St. Andrei Rublev, iconographer

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4/17 July

St. Andrei was born ca. 1360. Descended from educated stock, he was distinguished by exceptional wisdom, demonstrated in his creative work. He studied the art of painting in Byzantium and Bulgaria. For some time, St. Andrei worked with Theophanes the Greek, and perhaps was one of his students.

The Venerable One's life is involved with two monasteries: The Holy Trinity - St. Sergius Lavra, and the Holy Savior - St. Andronicus of Moscow Monastery, where the Saint received monastic tonsure. In a spiritually lofty milieu, surrounded by an atmosphere of sanctity, Monk Andrei learned both from historical examples of holiness and from the living images of sanctity manifested by the spiritual strugglers around him.

For almost 20 years, and right up to his very death, he lived the life of an iconographer and spiritual struggler, together with his "fellow-faster," Daniel Chorny. It was already after St. Andrei's death that Daniel, who, inseparable from him in heart even after death, received a death-bed revelation that his spiritual brother had been glorified in the Heavenly Kingdom.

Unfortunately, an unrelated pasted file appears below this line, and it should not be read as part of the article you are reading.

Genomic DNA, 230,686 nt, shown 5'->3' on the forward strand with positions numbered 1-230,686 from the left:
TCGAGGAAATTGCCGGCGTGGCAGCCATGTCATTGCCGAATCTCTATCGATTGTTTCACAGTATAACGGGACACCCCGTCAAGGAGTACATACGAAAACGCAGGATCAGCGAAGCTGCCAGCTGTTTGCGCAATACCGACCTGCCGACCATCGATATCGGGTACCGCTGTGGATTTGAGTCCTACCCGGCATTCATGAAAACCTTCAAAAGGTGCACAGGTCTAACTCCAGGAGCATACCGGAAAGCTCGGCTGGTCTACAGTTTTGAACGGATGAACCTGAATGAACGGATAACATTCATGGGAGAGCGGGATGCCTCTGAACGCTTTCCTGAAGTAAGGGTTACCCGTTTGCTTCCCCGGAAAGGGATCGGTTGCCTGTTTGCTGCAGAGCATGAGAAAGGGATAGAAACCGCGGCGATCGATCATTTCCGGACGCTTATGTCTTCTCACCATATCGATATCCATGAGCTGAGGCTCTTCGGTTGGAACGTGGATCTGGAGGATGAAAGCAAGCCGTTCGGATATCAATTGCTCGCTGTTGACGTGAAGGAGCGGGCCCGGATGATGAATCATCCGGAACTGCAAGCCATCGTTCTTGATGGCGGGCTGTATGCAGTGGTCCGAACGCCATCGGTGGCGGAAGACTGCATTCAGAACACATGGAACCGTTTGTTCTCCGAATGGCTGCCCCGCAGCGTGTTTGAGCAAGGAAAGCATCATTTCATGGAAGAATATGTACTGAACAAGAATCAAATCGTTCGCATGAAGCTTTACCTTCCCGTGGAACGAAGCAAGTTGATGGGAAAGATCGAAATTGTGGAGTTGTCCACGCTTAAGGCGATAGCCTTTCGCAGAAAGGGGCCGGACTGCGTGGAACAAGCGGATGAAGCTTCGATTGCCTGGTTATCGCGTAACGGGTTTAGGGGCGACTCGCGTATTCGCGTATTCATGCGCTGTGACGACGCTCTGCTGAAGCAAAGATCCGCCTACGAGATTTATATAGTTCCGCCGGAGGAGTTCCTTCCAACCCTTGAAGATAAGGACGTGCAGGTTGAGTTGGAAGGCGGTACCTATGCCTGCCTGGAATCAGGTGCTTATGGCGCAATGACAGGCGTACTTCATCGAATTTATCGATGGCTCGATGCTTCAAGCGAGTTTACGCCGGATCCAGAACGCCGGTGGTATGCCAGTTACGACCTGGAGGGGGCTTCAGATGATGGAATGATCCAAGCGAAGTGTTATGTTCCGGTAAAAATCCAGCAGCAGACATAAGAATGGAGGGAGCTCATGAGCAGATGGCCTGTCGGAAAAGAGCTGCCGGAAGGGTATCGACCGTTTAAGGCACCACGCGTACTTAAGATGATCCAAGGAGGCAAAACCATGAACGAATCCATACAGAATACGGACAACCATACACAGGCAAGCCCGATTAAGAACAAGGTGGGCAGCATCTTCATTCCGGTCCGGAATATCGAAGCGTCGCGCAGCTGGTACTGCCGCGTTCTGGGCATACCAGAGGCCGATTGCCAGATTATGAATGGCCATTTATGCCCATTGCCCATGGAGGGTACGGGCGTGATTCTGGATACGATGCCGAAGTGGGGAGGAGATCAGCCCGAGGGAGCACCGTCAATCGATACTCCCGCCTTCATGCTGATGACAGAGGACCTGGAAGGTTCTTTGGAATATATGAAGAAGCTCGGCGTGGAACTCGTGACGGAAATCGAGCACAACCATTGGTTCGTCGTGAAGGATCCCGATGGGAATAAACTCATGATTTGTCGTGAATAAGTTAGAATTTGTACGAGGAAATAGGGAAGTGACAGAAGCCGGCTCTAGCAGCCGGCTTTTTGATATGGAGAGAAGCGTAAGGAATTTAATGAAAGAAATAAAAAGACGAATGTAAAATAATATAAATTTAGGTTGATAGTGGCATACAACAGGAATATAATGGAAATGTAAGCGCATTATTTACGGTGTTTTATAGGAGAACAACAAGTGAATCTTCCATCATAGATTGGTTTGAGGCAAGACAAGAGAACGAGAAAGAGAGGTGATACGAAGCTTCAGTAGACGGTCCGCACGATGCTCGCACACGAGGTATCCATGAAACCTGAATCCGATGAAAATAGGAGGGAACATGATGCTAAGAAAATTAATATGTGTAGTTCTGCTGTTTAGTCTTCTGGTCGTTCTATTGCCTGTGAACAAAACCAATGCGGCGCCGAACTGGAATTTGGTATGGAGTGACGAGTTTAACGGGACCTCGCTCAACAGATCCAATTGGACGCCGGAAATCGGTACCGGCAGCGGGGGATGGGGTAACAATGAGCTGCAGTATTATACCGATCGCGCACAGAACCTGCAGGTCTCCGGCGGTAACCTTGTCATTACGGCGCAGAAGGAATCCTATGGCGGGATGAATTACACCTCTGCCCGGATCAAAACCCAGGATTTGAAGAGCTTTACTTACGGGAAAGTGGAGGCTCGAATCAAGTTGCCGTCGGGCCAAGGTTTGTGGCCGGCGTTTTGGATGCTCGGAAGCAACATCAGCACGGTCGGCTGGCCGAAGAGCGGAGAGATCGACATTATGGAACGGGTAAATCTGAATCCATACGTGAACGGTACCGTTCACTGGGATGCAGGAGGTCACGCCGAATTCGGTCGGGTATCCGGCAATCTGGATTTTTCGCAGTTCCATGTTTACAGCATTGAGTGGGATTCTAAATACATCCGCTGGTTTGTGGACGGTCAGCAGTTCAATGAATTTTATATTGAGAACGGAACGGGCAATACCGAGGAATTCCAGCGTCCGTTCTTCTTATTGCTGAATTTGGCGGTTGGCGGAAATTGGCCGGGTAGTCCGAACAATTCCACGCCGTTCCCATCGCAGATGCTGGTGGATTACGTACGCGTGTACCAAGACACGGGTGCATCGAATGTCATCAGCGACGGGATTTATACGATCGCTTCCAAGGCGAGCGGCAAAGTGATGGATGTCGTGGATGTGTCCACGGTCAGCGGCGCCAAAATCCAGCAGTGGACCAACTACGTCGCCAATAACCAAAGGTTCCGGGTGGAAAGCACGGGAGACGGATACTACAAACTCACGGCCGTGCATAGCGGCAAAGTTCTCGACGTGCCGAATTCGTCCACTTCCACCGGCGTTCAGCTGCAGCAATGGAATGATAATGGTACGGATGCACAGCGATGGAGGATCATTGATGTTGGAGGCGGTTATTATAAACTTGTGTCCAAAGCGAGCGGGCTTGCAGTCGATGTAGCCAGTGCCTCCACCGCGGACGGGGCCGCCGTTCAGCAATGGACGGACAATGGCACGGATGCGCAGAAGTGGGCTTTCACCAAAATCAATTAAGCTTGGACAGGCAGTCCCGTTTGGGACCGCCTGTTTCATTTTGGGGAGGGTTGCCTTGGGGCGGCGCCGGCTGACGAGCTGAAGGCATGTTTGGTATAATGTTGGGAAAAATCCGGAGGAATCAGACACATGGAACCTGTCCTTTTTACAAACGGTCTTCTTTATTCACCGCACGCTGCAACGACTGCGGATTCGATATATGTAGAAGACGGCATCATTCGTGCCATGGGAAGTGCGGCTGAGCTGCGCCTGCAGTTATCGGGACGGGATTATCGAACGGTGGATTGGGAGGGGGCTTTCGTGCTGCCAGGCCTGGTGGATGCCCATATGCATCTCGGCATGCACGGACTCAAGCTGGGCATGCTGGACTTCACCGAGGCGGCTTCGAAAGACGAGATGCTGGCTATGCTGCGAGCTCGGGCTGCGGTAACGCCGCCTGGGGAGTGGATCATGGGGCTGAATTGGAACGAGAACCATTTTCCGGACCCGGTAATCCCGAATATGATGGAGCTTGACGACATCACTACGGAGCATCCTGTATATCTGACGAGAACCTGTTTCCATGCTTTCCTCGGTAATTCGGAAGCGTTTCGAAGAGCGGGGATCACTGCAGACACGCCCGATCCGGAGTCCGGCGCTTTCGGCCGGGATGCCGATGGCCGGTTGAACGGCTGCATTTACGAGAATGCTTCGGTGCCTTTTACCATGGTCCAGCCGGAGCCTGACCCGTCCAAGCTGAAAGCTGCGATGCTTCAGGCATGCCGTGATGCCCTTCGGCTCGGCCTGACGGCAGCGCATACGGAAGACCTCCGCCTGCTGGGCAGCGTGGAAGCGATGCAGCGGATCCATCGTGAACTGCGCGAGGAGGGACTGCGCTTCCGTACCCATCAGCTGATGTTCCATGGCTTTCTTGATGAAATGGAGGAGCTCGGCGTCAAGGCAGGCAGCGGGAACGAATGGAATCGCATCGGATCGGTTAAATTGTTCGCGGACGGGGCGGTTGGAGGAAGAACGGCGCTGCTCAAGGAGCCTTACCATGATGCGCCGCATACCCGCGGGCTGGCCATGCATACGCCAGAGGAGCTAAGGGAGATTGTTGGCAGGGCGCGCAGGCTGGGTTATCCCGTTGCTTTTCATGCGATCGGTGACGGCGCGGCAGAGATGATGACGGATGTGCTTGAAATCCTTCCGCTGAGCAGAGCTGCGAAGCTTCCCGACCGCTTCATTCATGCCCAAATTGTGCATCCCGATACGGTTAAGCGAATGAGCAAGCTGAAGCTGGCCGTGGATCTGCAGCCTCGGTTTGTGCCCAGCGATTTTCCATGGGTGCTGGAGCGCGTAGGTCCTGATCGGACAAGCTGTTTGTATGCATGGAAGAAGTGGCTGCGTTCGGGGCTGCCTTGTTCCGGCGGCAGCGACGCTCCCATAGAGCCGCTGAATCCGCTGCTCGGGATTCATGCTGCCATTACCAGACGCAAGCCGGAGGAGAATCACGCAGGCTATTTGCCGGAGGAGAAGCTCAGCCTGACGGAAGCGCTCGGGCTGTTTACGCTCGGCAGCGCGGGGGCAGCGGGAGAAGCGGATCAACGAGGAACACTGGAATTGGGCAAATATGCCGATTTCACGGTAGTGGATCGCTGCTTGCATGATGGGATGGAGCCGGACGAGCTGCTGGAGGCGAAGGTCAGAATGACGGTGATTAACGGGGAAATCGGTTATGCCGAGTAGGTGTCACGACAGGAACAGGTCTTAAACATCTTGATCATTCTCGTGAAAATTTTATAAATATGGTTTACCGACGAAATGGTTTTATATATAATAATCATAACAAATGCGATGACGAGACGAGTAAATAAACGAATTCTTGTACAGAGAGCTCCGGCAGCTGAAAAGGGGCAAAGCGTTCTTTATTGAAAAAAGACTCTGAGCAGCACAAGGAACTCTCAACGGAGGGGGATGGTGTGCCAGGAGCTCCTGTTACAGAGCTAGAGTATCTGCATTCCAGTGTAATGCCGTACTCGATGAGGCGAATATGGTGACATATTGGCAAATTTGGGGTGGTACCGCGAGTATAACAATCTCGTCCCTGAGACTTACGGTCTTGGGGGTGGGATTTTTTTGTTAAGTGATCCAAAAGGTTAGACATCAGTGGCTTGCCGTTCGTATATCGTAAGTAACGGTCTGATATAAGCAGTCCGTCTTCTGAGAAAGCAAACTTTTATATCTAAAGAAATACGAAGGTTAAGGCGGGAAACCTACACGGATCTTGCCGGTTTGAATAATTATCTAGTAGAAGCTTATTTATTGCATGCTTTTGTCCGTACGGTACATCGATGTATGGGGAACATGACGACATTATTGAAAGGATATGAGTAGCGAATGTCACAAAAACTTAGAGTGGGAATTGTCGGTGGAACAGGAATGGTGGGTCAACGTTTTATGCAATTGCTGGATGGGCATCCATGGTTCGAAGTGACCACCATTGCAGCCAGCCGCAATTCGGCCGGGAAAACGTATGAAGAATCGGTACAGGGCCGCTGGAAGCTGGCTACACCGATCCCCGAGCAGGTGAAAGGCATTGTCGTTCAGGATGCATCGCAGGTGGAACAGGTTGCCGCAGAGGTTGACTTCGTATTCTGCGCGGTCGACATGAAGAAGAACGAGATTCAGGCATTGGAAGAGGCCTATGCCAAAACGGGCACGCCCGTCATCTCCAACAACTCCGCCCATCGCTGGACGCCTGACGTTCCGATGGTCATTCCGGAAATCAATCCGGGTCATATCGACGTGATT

The renowned, marvelous Icon of the Holy Trinity, which to this day remains an incomparable model in the realm of iconography, was the work of St. Andrei Rublev. He wrote the icons on the walls of the Annunciation Cathedral in the Moscow Kremlin, and throughout the Dormition Cathedral and on its iconostasis in the city of Vladimir (1408). St. Andrei Rublev wrote an Icon of the Vladimir Mother of God for the Dormition Cathedral in Vladimir, the Icons for the iconostasis and the Icons covering the walls of the Dormition Cathedral in Zvenigorod (end of the 14th - beginning of the 15th C.); the Deisis Row in the iconostasis of the Cathedral of the Nativity of the Most-holy Theotokos in the St. Savva-Storozhevsky Monastery. He also did, inter alia, the wall painting and the iconostasis for the Cathedral of the Holy Trinity in the Holy Trinity-St. Sergius Lavra.

Address of our Cathedral

  • 4001 17th St. N.W.,
  • Washington, D.C., 20011

Phone  (202) 726-3000




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